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T&E Litigation Update: Hoffman v. University of Massachusetts Amherst

Publisher: Day Pitney
June 9, 2011

In Hoffman v. University of Massachusetts Amherst, Case No. 10-P-1251, 2011 Mass. App. Unpub. LEXIS 731 (June 2, 2011), a decision issued pursuant to Rule 1:28, the Appeals Court affirmed an application for cy pres with respect to a charitable trust.

The trust provides for scholarships to boys of two particular Roman Catholic parishes to study forestry at Paul Smith's College or the University of Massachusetts Amherst. The trustee's application for cy pres to expand utilization of the trust was granted, with the consent of the Attorney General, and the Roman Catholic Bishop of Springfield subsequently filed a motion to intervene pursuant to Rule 24 and a motion for relief from the judgment pursuant to Rule 60(b)(6).

The Roman Catholic Bishop's motion to intervene was denied. The Court explained that it is the exclusive function of the Attorney General to correct abuses in the administration of a public charity by the institution of proper proceedings, and to protect the public interests by proceeding as those interests may require. A party other than the Attorney General would have standing only if that party has an individual interest in the charitable organization distinct from the general public. The Court held that although the Roman Catholic Bishop operates the two parishes in question, the Roman Catholic Bishop is not a legal beneficiary of the trust. The Catholic males from the two parishes in question who would study forestry at either Paul Smith's College or UMass Amherst are the legal beneficiaries. Therefore, the Roman Catholic Bishop lacked standing to intervene.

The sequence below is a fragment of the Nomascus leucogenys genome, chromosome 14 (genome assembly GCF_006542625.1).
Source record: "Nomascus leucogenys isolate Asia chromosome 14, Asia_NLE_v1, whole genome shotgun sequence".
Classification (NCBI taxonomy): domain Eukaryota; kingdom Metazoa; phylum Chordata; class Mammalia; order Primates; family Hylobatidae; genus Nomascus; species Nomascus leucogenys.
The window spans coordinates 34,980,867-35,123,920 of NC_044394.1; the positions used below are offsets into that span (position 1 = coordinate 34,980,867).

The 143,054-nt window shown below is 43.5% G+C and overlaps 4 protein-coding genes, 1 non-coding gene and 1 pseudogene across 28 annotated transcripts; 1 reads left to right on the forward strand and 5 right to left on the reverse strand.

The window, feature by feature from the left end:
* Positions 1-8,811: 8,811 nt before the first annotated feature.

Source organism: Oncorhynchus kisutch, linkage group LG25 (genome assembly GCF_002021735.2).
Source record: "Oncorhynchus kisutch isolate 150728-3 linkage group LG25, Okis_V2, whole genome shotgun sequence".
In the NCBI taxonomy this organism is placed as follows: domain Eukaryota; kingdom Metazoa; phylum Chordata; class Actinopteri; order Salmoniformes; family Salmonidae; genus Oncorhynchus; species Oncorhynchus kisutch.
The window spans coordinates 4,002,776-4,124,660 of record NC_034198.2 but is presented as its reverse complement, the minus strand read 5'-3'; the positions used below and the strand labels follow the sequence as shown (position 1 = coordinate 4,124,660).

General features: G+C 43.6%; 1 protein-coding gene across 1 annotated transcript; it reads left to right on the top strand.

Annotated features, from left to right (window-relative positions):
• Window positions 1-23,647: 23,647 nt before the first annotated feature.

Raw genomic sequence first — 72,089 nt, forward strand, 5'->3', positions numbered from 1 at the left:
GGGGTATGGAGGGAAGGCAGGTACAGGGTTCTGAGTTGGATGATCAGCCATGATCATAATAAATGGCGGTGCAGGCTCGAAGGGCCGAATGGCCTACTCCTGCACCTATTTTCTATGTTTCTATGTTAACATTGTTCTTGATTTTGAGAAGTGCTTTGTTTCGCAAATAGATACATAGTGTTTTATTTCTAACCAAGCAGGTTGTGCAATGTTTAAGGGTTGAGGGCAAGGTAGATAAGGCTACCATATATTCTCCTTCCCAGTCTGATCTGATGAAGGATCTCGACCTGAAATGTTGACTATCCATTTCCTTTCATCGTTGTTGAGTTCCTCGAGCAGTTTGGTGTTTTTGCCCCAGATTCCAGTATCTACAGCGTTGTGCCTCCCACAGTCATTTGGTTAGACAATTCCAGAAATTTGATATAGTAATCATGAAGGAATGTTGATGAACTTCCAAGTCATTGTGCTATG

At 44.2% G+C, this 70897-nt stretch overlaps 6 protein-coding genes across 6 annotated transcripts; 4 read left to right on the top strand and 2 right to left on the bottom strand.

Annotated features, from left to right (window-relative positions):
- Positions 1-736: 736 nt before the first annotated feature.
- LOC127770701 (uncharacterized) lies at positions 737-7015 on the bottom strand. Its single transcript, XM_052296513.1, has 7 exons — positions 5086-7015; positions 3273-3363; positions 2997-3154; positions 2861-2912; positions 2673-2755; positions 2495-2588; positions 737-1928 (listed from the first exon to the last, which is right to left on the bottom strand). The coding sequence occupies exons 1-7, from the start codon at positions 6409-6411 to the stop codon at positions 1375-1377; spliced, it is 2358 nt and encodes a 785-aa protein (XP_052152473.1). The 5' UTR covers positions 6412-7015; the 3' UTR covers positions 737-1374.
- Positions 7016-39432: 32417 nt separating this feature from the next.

Even if the Roman Catholic Bishop were to have standing, it would not be entitled to relief from the judgment, because such relief would not be necessary to accomplish some "substantial justice."  The exact nature of the cy pres relief granted by the trial court is difficult to discern from the summary decision, but it seems to have included an ability to benefit Catholic students from outside of the two parishes in question, if necessary. In any event, the Court held that the trial court did not abuse its discretion in granting this relief.

Finally, the Court held that the Roman Catholic Bishop was not entitled to receive notice of the cy pres proceedings because the applicable statute, G.L. c. 214, § 108, requires that notice in a cy pres action be given only to heirs and other takers in default should the charitable gift fail. The Roman Catholic Bishop is neither.

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